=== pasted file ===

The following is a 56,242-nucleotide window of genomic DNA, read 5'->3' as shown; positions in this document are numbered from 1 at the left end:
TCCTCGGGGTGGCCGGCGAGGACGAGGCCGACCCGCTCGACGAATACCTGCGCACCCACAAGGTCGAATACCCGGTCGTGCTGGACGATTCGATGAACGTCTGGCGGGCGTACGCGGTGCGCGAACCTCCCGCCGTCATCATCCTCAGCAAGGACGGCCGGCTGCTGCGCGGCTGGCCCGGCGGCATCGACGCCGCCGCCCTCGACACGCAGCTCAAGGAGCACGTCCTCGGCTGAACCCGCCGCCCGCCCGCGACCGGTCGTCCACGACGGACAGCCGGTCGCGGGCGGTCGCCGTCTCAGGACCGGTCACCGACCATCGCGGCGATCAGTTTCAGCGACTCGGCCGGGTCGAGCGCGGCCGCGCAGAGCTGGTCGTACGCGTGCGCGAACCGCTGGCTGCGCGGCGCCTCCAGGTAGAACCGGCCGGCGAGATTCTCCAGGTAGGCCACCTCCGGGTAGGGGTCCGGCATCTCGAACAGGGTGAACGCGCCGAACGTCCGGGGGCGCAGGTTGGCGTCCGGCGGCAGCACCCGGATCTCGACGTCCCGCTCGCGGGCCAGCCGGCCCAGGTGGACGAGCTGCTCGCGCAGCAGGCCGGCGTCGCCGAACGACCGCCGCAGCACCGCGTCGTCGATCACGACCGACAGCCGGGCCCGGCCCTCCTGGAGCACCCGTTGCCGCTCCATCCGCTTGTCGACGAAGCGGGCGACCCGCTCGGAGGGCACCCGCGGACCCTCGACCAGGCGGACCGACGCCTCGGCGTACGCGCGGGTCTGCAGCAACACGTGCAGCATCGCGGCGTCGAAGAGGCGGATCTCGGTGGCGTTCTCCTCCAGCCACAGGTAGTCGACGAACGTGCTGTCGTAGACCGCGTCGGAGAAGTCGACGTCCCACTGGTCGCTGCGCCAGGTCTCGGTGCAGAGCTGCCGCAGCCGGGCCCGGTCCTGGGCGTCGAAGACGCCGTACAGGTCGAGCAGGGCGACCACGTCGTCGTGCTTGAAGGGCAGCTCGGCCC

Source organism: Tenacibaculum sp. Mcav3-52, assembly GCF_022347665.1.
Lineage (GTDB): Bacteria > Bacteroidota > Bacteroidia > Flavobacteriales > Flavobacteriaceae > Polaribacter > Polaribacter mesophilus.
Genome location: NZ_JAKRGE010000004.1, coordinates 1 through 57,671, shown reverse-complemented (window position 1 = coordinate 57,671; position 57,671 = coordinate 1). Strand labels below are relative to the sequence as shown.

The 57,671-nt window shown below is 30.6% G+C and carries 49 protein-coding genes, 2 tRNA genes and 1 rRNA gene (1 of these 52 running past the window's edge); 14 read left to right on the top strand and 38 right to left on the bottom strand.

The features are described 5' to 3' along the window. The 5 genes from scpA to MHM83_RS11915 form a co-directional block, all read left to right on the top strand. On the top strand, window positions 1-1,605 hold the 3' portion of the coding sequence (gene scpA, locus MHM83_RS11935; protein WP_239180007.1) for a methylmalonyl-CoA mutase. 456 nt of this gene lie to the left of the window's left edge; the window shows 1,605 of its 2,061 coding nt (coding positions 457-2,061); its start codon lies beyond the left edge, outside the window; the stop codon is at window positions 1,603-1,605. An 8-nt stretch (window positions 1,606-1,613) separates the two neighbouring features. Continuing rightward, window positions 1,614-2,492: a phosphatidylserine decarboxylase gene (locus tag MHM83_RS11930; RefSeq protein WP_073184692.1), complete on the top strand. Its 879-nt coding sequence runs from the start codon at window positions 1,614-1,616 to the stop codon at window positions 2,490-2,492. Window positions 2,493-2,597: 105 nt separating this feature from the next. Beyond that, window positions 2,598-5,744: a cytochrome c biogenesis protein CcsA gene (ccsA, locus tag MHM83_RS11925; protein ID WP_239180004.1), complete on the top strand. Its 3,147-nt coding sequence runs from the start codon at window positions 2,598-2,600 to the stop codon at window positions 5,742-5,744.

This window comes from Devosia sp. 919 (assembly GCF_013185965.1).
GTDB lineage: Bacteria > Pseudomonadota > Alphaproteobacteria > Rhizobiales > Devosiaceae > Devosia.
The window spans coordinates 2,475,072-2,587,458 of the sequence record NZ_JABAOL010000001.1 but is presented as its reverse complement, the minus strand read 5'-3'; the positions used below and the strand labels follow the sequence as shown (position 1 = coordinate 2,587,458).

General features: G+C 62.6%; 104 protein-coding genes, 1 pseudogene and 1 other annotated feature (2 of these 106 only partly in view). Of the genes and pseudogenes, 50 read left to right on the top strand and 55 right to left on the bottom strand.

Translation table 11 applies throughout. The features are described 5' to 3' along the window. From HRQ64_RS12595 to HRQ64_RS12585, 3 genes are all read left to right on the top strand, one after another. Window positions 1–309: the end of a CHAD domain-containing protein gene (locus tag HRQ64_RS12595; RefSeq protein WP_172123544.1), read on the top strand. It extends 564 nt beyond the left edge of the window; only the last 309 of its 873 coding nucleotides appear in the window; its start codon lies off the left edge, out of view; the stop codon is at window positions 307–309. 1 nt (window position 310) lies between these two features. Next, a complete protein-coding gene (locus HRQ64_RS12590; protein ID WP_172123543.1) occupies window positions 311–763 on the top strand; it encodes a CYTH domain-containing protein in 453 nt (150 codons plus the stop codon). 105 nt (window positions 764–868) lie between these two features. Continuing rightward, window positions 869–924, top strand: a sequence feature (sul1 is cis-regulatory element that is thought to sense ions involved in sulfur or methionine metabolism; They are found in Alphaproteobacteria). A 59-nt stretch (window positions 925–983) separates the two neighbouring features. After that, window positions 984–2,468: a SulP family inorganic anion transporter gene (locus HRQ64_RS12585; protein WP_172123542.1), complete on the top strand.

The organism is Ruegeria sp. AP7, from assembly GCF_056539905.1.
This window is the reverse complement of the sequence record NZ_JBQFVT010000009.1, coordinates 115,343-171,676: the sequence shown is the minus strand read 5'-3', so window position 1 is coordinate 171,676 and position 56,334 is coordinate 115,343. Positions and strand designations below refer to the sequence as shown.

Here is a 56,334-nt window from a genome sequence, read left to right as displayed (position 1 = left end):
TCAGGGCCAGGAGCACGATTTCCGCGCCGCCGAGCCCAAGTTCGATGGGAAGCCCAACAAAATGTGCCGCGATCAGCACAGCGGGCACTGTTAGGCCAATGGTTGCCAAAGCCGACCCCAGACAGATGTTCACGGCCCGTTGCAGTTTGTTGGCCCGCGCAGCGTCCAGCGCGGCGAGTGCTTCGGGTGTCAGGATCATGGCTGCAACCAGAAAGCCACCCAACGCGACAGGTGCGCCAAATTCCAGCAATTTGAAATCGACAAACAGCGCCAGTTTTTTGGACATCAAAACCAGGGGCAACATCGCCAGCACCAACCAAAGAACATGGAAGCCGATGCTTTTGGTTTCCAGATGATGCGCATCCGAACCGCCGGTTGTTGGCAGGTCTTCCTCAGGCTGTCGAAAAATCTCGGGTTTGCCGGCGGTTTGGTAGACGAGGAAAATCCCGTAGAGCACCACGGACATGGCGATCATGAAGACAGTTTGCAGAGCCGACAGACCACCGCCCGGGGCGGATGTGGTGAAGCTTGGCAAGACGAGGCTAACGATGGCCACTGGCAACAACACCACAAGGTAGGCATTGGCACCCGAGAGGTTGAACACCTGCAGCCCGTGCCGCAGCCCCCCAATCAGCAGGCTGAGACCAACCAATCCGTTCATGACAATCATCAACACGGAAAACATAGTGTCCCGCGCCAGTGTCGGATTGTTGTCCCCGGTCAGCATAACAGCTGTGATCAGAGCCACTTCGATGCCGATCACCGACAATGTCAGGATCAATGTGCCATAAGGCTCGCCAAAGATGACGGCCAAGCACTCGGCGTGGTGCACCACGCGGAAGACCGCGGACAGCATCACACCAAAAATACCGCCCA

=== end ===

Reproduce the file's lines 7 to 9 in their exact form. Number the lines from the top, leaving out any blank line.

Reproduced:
The features are described 5' to 3' along the window. The 5 genes from scpA to MHM83_RS11915 form a co-directional block, all read left to right on the top strand. On the top strand, window positions 1-1,605 hold the 3' portion of the coding sequence (gene scpA, locus MHM83_RS11935; protein WP_239180007.1) for a methylmalonyl-CoA mutase. 456 nt of this gene lie to the left of the window's left edge; the window shows 1,605 of its 2,061 coding nt (coding positions 457-2,061); its start codon lies beyond the left edge, outside the window; the stop codon is at window positions 1,603-1,605. An 8-nt stretch (window positions 1,606-1,613) separates the two neighbouring features. Continuing rightward, window positions 1,614-2,492: a phosphatidylserine decarboxylase gene (locus tag MHM83_RS11930; RefSeq protein WP_073184692.1), complete on the top strand. Its 879-nt coding sequence runs from the start codon at window positions 1,614-1,616 to the stop codon at window positions 2,490-2,492. Window positions 2,493-2,597: 105 nt separating this feature from the next. Beyond that, window positions 2,598-5,744: a cytochrome c biogenesis protein CcsA gene (ccsA, locus tag MHM83_RS11925; protein ID WP_239180004.1), complete on the top strand. Its 3,147-nt coding sequence runs from the start codon at window positions 2,598-2,600 to the stop codon at window positions 5,742-5,744.

This window comes from Devosia sp. 919 (assembly GCF_013185965.1).
GTDB lineage: Bacteria > Pseudomonadota > Alphaproteobacteria > Rhizobiales > Devosiaceae > Devosia.